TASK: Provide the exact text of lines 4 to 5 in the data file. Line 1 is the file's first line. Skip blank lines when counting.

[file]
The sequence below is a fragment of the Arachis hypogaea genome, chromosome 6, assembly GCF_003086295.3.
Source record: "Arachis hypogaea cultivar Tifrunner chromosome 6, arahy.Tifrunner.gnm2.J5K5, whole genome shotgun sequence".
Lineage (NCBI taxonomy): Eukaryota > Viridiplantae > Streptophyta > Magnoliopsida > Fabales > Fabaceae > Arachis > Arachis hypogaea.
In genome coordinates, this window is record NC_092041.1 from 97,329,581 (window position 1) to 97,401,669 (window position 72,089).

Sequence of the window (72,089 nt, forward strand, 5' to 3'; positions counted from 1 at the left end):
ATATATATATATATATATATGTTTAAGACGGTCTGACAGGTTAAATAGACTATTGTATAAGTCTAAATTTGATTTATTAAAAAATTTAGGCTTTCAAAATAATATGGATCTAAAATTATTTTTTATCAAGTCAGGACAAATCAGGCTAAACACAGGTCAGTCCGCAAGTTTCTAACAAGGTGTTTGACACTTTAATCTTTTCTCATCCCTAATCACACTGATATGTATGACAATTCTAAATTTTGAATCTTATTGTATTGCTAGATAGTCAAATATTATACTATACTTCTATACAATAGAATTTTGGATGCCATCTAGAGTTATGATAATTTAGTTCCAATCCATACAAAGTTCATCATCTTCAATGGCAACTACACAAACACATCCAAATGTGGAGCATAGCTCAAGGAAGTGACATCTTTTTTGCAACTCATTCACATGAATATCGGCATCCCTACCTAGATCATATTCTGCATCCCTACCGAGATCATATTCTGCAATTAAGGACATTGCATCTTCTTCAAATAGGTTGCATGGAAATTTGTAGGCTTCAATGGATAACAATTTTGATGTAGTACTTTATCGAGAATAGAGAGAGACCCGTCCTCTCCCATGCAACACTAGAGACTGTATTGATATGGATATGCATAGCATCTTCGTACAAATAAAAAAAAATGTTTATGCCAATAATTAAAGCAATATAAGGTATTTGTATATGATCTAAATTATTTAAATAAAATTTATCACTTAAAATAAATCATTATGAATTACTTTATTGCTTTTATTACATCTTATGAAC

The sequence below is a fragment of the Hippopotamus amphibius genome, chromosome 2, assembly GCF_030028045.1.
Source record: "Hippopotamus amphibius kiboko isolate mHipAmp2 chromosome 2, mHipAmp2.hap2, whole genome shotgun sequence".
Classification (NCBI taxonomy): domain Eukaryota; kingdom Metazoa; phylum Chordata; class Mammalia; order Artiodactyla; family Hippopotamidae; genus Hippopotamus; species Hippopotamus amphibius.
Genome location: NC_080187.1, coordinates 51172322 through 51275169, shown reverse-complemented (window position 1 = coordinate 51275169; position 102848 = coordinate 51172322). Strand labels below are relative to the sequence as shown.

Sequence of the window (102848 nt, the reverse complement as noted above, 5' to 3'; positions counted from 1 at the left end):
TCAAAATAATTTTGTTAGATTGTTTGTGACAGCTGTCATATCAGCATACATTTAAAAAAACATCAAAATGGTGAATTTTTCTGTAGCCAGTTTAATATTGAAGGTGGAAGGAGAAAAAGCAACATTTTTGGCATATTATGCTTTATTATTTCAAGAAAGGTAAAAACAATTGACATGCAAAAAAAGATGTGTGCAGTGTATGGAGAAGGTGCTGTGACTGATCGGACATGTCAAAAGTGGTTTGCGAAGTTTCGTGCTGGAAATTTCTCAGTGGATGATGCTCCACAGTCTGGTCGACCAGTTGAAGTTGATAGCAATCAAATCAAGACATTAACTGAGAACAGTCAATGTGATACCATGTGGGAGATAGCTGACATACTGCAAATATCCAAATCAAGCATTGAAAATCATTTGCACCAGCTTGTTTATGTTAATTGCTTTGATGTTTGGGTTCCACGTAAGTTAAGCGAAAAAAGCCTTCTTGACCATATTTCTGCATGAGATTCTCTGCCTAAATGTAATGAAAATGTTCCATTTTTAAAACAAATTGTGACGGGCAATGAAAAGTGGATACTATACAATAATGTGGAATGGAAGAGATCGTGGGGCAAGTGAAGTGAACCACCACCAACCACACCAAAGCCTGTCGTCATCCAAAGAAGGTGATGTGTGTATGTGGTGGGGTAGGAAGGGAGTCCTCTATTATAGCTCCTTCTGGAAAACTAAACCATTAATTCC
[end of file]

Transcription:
In genome coordinates, this window is record NC_092041.1 from 97,329,581 (window position 1) to 97,401,669 (window position 72,089).

Sequence of the window (72,089 nt, forward strand, 5' to 3'; positions counted from 1 at the left end):